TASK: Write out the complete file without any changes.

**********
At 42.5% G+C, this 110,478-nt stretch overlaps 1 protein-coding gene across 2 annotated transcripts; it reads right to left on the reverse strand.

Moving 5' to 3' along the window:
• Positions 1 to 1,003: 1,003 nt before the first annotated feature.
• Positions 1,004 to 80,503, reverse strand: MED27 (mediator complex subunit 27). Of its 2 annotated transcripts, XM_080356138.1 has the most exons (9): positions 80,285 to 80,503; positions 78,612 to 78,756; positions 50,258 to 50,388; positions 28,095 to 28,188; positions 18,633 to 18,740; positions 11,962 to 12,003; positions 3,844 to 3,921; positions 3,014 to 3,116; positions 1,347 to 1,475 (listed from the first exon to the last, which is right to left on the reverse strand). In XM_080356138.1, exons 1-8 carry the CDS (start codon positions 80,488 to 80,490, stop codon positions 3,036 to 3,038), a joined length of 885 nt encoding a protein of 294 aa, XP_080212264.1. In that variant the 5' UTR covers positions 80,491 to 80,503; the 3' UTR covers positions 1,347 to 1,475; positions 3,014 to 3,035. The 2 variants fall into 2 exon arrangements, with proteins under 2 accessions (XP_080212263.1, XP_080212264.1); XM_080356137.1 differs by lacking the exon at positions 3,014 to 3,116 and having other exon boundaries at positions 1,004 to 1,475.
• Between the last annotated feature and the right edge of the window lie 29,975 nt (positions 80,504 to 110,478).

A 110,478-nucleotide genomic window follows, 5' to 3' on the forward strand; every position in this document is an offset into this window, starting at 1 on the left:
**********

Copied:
At 42.5% G+C, this 110,478-nt stretch overlaps 1 protein-coding gene across 2 annotated transcripts; it reads right to left on the reverse strand.

Moving 5' to 3' along the window:
• Positions 1 to 1,003: 1,003 nt before the first annotated feature.
• Positions 1,004 to 80,503, reverse strand: MED27 (mediator complex subunit 27). Of its 2 annotated transcripts, XM_080356138.1 has the most exons (9): positions 80,285 to 80,503; positions 78,612 to 78,756; positions 50,258 to 50,388; positions 28,095 to 28,188; positions 18,633 to 18,740; positions 11,962 to 12,003; positions 3,844 to 3,921; positions 3,014 to 3,116; positions 1,347 to 1,475 (listed from the first exon to the last, which is right to left on the reverse strand). In XM_080356138.1, exons 1-8 carry the CDS (start codon positions 80,488 to 80,490, stop codon positions 3,036 to 3,038), a joined length of 885 nt encoding a protein of 294 aa, XP_080212264.1. In that variant the 5' UTR covers positions 80,491 to 80,503; the 3' UTR covers positions 1,347 to 1,475; positions 3,014 to 3,035. The 2 variants fall into 2 exon arrangements, with proteins under 2 accessions (XP_080212263.1, XP_080212264.1); XM_080356137.1 differs by lacking the exon at positions 3,014 to 3,116 and having other exon boundaries at positions 1,004 to 1,475.
• Between the last annotated feature and the right edge of the window lie 29,975 nt (positions 80,504 to 110,478).

A 110,478-nucleotide genomic window follows, 5' to 3' on the forward strand; every position in this document is an offset into this window, starting at 1 on the left: